A federal judge on Wednesday ruled that a provision of the Delaware Constitution requiring political balance on the state’s courts is unconstitutional.
In a 15-page memorandum opinion, U.S. Magistrate Chief Judge Mary Pat Thynge of the District of Delaware granted summary judgment to James R. Adams, a New Castle County lawyer who argued the 120-year-old requirement violated the First Amendment by restricting government employment based on party affiliation.
Attorneys for Gov. John Carney, who is responsible for nominating judges, argued the political balancing requirement for judges met a narrow exception that allows party affiliation to be taken into account when considering applicants for policymaking positions.
Thynge, however, held that the judiciary is not included under the policymaking exception because judges are tasked with interpreting statute, not creating it.
“The constitution of the state of Delaware violates the First Amendment by placing a restriction on governmental employment based on political affiliation in the Delaware judiciary,” Thynge wrote. “The narrow exception of political affiliation does not apply because the role of the judiciary is to interpret statutory intent and not to enact or amend it.”
The Delaware Department of Justice, which represents Carney in the case, declined to comment. A spokesman for the governor said, “We respect the court’s decision, and continue to review the decision and its potential implications.”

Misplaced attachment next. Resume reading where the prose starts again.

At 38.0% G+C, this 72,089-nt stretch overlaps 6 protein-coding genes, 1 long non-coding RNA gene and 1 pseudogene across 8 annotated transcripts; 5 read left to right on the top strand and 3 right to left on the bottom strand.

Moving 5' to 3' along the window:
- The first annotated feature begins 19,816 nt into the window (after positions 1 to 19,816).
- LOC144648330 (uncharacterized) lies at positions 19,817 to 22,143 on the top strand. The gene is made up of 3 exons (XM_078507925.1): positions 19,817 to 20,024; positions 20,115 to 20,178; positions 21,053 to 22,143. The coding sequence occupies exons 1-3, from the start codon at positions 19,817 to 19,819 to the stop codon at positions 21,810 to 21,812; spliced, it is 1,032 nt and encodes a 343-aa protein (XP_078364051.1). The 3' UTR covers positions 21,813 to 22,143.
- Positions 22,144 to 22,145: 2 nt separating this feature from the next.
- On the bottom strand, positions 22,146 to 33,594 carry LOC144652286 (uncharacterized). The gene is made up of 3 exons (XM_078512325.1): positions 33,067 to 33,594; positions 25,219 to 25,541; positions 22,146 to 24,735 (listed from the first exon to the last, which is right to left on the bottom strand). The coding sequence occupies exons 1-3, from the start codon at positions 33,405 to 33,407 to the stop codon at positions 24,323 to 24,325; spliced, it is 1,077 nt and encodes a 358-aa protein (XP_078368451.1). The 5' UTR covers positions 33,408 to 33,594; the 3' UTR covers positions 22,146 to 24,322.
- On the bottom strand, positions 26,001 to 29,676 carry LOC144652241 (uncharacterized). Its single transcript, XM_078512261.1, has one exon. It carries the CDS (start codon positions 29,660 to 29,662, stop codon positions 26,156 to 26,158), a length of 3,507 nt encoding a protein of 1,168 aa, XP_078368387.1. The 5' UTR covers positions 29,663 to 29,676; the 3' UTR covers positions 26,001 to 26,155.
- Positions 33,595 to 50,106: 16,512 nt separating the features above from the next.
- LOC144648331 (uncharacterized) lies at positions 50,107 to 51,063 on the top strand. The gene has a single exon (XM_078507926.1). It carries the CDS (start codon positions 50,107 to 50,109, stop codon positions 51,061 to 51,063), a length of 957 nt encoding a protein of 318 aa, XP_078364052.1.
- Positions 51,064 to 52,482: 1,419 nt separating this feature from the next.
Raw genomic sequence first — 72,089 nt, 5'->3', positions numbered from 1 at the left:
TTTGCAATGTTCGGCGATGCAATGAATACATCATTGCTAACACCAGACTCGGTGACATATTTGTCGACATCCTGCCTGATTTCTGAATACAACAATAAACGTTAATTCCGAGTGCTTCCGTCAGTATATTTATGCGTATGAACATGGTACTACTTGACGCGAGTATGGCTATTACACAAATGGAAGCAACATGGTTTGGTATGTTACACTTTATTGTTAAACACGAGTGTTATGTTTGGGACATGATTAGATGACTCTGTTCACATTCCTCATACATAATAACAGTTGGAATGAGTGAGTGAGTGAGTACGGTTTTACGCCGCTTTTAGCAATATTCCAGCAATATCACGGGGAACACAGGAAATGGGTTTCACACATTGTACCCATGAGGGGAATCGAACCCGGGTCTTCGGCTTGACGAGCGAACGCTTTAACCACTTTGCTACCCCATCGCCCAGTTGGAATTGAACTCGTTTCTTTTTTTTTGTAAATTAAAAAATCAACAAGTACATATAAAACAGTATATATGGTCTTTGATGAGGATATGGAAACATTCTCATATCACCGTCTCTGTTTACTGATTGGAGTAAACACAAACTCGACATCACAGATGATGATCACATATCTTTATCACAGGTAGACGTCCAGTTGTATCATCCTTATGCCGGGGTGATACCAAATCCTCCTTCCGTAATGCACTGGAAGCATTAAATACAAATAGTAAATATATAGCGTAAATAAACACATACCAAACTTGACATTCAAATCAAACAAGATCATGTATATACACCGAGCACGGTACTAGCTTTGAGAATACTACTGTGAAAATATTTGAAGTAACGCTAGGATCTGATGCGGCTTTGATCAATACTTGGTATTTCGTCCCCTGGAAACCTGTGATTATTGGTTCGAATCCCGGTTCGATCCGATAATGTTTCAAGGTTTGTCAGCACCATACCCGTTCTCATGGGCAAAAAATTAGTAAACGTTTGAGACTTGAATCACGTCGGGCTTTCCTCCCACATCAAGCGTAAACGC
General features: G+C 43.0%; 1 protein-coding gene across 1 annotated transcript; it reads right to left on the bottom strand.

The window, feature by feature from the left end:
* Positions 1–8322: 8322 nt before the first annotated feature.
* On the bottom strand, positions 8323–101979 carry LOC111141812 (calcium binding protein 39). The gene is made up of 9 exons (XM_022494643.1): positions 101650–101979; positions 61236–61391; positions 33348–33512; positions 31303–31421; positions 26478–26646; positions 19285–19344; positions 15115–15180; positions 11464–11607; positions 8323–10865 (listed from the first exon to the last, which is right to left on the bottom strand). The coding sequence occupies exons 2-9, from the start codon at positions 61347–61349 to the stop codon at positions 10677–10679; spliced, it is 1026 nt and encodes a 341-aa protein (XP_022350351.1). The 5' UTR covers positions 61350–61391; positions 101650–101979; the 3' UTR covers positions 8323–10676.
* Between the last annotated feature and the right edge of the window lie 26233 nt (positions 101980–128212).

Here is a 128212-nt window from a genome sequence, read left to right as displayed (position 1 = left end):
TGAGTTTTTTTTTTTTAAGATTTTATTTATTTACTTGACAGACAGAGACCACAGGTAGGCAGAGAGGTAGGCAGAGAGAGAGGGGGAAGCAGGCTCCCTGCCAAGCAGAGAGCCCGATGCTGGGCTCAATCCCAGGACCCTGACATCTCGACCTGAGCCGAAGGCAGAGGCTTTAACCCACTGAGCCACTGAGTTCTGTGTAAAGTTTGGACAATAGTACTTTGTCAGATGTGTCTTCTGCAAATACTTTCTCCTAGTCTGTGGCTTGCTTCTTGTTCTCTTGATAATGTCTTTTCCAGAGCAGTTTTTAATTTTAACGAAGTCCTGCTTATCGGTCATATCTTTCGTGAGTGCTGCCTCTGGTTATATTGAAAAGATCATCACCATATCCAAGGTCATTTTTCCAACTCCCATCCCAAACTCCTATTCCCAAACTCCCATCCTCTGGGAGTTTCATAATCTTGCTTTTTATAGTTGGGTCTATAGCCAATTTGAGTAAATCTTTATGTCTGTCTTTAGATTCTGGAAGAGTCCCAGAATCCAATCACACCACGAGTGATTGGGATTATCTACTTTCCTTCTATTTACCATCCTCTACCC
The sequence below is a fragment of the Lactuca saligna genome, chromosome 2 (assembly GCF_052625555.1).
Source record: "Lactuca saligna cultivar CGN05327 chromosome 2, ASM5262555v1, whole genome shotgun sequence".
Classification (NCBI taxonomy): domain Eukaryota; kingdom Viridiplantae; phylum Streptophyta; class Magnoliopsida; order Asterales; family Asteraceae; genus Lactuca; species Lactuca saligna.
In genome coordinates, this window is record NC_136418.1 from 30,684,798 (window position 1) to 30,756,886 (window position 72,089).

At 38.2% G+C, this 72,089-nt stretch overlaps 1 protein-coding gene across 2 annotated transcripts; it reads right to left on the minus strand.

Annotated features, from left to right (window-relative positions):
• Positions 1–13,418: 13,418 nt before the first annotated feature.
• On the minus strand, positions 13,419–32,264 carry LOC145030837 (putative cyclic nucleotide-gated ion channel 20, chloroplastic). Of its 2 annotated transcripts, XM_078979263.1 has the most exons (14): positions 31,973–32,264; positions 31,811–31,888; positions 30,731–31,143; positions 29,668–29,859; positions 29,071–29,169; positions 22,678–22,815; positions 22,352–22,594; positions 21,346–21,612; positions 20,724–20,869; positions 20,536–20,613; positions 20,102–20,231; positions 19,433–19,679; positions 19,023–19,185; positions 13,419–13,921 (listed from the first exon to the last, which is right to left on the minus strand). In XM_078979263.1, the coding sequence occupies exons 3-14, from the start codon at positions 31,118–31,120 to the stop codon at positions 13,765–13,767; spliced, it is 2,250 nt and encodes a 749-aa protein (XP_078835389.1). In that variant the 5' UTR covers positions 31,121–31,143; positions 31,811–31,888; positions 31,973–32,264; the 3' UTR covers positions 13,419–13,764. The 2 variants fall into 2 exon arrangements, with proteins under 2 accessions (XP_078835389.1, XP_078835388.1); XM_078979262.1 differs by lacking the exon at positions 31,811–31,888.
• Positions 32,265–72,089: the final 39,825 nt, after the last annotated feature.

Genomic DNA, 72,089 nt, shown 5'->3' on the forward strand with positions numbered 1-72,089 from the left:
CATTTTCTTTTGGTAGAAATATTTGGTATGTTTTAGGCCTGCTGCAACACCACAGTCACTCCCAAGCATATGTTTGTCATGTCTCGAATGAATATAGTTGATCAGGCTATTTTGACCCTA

He did not say whether the administration will appeal.
Adams, a registered independent, said he’s been prevented in the past from applying for judgeships because of the constitutional mandate that judicial seats be split between Republicans and Democrats.
Proponents of the provision—codified in Article IV, Section 3 of the state constitution—have said it safeguards a fair, independent and impartial judiciary that attracts talent to serve in its ranks. But Adams and others have argued the mandate improperly boxes out independents and creates the impression the state’s judiciary is tinged with political bias.
David L. Finger, who represents Adams, said the ruling will keep the courts independent of politics and give governors a wider pool of judicial applicants to choose from during the nominating process. The ruling, he said, would not have any retroactive application or impact current vacancies.
“This opens the way for people of all political affiliations to be judges,” said Finger, of Wilmington firm Finger & Slanina.
“The last thing you want is judges selected because of some perceived bias based on their political affiliation,” he said.
Carney is represented by Justice Department attorneys Ryan Patrick Connell and Christian D. Wright, of the department’s Civil Division.
The case is captioned Adams v. Carney.